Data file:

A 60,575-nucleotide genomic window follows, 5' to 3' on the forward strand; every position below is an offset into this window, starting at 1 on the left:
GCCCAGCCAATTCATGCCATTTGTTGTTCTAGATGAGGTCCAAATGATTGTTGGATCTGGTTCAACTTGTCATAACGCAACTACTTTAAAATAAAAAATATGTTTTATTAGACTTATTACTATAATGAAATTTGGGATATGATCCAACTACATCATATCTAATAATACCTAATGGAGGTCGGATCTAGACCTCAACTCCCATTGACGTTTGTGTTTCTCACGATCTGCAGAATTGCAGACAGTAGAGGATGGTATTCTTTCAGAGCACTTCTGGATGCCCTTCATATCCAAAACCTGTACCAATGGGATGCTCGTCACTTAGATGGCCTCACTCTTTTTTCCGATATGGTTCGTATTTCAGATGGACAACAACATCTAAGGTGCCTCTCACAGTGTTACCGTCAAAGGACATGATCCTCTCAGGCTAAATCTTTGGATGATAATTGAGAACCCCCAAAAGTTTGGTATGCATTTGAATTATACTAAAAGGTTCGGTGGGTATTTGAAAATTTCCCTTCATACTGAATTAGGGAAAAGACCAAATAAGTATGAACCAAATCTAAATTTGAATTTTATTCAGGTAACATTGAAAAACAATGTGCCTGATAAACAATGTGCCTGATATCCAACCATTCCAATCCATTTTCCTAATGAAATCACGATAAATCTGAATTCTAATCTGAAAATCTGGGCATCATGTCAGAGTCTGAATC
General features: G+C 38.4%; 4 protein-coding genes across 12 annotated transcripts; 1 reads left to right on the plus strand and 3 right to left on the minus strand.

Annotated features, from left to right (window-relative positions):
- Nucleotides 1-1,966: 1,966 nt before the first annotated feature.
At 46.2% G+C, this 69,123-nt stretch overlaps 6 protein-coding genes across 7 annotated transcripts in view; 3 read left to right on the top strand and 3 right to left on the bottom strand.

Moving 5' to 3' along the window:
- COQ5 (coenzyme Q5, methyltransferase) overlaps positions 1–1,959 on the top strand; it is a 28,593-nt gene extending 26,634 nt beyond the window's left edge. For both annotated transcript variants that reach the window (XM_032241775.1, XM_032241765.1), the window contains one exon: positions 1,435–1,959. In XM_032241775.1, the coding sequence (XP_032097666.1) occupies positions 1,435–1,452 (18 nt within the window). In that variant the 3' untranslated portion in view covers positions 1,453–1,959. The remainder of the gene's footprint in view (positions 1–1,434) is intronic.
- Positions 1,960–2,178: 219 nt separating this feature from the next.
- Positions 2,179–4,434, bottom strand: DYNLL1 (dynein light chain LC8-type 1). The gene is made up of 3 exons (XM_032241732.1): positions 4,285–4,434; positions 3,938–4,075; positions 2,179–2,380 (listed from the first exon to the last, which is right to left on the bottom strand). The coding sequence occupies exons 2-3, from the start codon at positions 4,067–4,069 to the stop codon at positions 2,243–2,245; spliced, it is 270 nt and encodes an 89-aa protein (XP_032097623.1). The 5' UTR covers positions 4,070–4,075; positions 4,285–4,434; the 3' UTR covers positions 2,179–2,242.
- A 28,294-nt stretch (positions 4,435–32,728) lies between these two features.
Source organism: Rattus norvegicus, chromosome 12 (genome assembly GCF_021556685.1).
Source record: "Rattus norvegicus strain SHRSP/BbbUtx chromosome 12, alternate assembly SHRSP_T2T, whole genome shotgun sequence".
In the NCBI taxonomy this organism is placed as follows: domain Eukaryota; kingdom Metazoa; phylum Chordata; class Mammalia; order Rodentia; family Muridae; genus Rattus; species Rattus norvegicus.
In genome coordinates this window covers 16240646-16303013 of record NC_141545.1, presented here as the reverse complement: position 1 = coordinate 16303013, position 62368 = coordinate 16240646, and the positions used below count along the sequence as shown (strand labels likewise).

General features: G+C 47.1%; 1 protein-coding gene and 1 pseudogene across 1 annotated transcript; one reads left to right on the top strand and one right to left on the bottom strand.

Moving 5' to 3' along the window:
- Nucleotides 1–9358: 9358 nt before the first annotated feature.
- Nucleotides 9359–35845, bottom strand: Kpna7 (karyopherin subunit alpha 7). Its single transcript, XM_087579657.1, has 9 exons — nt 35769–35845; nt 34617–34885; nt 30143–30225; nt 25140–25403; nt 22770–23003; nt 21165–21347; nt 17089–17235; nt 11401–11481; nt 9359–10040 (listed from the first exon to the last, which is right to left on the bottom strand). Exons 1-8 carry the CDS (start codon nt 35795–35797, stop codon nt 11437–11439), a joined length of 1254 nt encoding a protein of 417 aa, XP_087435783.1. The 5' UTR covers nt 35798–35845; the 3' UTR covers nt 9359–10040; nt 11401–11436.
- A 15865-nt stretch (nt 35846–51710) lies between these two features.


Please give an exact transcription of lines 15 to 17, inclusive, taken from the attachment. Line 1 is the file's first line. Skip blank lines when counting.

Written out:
In genome coordinates this window covers 16240646-16303013 of record NC_141545.1, presented here as the reverse complement: position 1 = coordinate 16303013, position 62368 = coordinate 16240646, and the positions used below count along the sequence as shown (strand labels likewise).

General features: G+C 47.1%; 1 protein-coding gene and 1 pseudogene across 1 annotated transcript; one reads left to right on the top strand and one right to left on the bottom strand.

Moving 5' to 3' along the window: